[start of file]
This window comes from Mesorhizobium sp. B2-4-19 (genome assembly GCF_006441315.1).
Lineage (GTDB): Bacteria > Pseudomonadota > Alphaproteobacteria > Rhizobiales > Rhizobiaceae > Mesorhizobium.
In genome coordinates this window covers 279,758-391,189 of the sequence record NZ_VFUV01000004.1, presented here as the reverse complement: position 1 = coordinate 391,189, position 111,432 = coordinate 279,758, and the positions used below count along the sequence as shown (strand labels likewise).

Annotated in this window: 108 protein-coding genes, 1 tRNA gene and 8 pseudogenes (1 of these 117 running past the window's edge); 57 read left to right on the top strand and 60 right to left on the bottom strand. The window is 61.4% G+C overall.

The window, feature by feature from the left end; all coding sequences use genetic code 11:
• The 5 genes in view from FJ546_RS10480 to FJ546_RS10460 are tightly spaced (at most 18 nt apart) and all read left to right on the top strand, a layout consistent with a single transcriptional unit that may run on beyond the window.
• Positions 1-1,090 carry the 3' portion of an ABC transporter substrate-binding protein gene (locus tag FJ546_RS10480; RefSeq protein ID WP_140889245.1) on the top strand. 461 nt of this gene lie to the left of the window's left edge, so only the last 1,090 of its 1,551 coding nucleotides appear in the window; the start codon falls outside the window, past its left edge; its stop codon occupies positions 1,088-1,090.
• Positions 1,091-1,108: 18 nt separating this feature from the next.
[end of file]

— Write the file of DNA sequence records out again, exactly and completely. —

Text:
This window comes from Mesorhizobium sp. B2-4-19 (genome assembly GCF_006441315.1).
Lineage (GTDB): Bacteria > Pseudomonadota > Alphaproteobacteria > Rhizobiales > Rhizobiaceae > Mesorhizobium.
In genome coordinates this window covers 279,758-391,189 of the sequence record NZ_VFUV01000004.1, presented here as the reverse complement: position 1 = coordinate 391,189, position 111,432 = coordinate 279,758, and the positions used below count along the sequence as shown (strand labels likewise).

Annotated in this window: 108 protein-coding genes, 1 tRNA gene and 8 pseudogenes (1 of these 117 running past the window's edge); 57 read left to right on the top strand and 60 right to left on the bottom strand. The window is 61.4% G+C overall.

The window, feature by feature from the left end; all coding sequences use genetic code 11:
• The 5 genes in view from FJ546_RS10480 to FJ546_RS10460 are tightly spaced (at most 18 nt apart) and all read left to right on the top strand, a layout consistent with a single transcriptional unit that may run on beyond the window.
• Positions 1-1,090 carry the 3' portion of an ABC transporter substrate-binding protein gene (locus tag FJ546_RS10480; RefSeq protein ID WP_140889245.1) on the top strand. 461 nt of this gene lie to the left of the window's left edge, so only the last 1,090 of its 1,551 coding nucleotides appear in the window; the start codon falls outside the window, past its left edge; its stop codon occupies positions 1,088-1,090.
• Positions 1,091-1,108: 18 nt separating this feature from the next.